Scroll to navigation

libcurl(3) libcurl URL interface libcurl(3)


libcurl-url - URL interface overview


The URL interface provides functions for parsing and generating URLs.


You still only include <curl/curl.h> in your code.


Create a handle that holds URL info and resources with curl_url(3):

CURLU *h = curl_url();


When done with it, clean it up with curl_url_cleanup(3):



When you need a copy of a handle, just duplicate it with curl_url_dup(3):

CURLU *nh = curl_url_dup(h);


By "setting" a URL to the handle with curl_url_set(3), the URL is parsed and stored in the handle. If the URL is not syntactically correct it will return an error instead.

rc = curl_url_set(h, CURLUPART_URL,
"", 0);

The zero in the fourth argument is a bitmask for changing specific features.

If successful, this stores the URL in its individual parts within the handle.


When a handle already contains info about a URL, setting a relative URL will make it "redirect" to adapt to it.

rc = curl_url_set(h, CURLUPART_URL, "../test?another", 0);


The `CURLU` handle represents a URL and you can easily extract that with curl_url_get(3):

char *url;
rc = curl_url_get(h, CURLUPART_URL, &url, 0);

The zero in the fourth argument is a bitmask for changing specific features.


When a URL has been parsed or parts have been set, you can extract those pieces from the handle at any time.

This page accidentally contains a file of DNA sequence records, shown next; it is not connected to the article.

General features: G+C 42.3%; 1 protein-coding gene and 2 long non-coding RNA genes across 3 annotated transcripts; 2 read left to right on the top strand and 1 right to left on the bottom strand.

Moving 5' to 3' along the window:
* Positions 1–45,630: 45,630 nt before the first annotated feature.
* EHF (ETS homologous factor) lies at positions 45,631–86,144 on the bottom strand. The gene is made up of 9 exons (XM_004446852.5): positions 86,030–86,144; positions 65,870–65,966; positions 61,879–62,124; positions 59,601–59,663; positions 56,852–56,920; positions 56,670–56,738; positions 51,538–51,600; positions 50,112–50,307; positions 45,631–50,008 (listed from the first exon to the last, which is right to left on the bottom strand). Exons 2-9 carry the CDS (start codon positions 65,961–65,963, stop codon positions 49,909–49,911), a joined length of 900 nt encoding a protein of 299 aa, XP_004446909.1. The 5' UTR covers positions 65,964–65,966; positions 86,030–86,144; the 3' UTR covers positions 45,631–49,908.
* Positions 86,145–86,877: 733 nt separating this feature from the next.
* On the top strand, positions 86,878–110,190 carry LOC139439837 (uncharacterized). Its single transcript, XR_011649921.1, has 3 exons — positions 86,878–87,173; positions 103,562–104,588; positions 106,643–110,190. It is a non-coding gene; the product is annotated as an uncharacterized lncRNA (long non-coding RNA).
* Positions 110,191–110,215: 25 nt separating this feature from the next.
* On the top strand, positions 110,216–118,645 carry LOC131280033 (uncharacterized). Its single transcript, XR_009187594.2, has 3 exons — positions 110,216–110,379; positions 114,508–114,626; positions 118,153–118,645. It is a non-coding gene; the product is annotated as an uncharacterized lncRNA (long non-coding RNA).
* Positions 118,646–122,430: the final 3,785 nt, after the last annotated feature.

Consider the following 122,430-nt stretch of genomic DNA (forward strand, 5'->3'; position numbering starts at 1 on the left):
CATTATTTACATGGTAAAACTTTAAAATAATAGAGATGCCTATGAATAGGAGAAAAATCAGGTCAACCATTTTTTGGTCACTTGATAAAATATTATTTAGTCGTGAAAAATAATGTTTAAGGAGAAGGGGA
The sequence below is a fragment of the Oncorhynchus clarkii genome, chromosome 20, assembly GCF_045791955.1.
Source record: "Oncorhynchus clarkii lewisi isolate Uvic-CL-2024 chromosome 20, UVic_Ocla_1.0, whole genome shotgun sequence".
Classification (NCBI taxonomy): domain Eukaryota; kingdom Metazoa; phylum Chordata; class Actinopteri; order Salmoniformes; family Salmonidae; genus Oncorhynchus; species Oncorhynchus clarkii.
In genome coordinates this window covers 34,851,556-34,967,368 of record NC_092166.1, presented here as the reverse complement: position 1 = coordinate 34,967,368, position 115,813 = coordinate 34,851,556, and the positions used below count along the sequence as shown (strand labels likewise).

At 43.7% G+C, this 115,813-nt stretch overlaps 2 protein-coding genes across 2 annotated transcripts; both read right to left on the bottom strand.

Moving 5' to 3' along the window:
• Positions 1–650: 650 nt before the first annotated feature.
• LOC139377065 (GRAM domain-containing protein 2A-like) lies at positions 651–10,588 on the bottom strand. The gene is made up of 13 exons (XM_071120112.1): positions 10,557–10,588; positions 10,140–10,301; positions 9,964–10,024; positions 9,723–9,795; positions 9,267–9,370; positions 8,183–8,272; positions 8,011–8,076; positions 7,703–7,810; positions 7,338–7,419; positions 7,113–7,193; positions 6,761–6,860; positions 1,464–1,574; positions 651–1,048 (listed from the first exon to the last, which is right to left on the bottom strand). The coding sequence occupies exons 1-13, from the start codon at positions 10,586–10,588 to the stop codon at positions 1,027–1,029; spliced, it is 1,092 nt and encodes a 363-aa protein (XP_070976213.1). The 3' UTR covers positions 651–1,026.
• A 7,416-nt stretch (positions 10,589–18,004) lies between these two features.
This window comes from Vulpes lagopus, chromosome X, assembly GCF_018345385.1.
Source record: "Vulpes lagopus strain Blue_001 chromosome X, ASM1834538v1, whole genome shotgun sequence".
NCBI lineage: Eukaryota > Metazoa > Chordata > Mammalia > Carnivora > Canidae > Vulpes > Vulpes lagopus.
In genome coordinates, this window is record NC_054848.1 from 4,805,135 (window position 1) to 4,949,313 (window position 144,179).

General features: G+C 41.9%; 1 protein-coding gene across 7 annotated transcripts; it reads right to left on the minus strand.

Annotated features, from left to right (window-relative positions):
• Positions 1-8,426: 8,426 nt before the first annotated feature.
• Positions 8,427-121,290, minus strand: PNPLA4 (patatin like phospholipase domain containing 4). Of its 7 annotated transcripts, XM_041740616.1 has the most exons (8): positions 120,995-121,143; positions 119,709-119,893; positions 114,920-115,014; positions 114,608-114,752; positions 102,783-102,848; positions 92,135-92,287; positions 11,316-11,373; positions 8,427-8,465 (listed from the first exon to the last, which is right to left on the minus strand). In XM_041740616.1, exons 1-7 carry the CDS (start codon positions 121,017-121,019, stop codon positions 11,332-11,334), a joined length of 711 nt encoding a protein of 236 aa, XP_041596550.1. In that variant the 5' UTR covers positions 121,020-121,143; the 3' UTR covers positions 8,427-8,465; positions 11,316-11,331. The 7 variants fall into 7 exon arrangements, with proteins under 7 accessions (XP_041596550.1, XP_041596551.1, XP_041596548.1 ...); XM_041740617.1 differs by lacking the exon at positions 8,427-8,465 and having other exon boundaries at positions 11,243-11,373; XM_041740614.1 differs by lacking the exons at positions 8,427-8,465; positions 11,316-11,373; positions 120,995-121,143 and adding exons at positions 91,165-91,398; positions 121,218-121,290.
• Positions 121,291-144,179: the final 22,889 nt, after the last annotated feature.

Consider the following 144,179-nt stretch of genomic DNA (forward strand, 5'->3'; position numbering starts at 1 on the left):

rc = curl_url_get(h, CURLUPART_HOST, &host, 0);
rc = curl_url_get(h, CURLUPART_SCHEME, &scheme, 0);
rc = curl_url_get(h, CURLUPART_USER, &user, 0);
rc = curl_url_get(h, CURLUPART_PASSWORD, &password, 0);
rc = curl_url_get(h, CURLUPART_PORT, &port, 0);
rc = curl_url_get(h, CURLUPART_PATH, &path, 0);
rc = curl_url_get(h, CURLUPART_QUERY, &query, 0);
rc = curl_url_get(h, CURLUPART_FRAGMENT, &fragment, 0);

Extracted parts are not URL decoded unless the user also asks for it with the CURLU_URLDECODE flag set in the fourth bitmask argument.

Remember to free the returned string with curl_free(3) when you are done with it!


A user set individual URL parts, either after having parsed a full URL or instead of parsing such.

rc = curl_url_set(urlp, CURLUPART_HOST, "", 0);
rc = curl_url_set(urlp, CURLUPART_SCHEME, "https", 0);
rc = curl_url_set(urlp, CURLUPART_USER, "john", 0);
rc = curl_url_set(urlp, CURLUPART_PASSWORD, "doe", 0);
rc = curl_url_set(urlp, CURLUPART_PORT, "443", 0);
rc = curl_url_set(urlp, CURLUPART_PATH, "/index.html", 0);
rc = curl_url_set(urlp, CURLUPART_QUERY, "name=john", 0);
rc = curl_url_set(urlp, CURLUPART_FRAGMENT, "anchor", 0);

Set parts are not URL encoded unless the user asks for it with the `CURLU_URLENCODE` flag.


An application can append a string to the right end of the query part with the `CURLU_APPENDQUERY` flag to curl_url_set(3).

Imagine a handle that holds the URL ``. An application can then add the string `hat=1` to the query part like this:

rc = curl_url_set(urlp, CURLUPART_QUERY, "hat=1", CURLU_APPENDQUERY);

It will even notice the lack of an ampersand (`&`) separator so it will inject one too, and the handle's full URL will then equal ``.

The appended string can of course also get URL encoded on add, and if asked to URL encode, the encoding process will skip the '=' character. For example, append `candy=N&N` to what we already have, and URL encode it to deal with the ampersand in the data:

rc = curl_url_set(urlp, CURLUPART_QUERY, "candy=N&N",

Now the URL looks like`


The URL API was introduced in libcurl 7.62.0.


curl_url(3), curl_url_cleanup(3), curl_url_get(3), curl_url_dup(3), curl_url_set(3), curl_url_strerror(3), CURLOPT_URL(3)

May 17, 2022 libcurl 7.85.0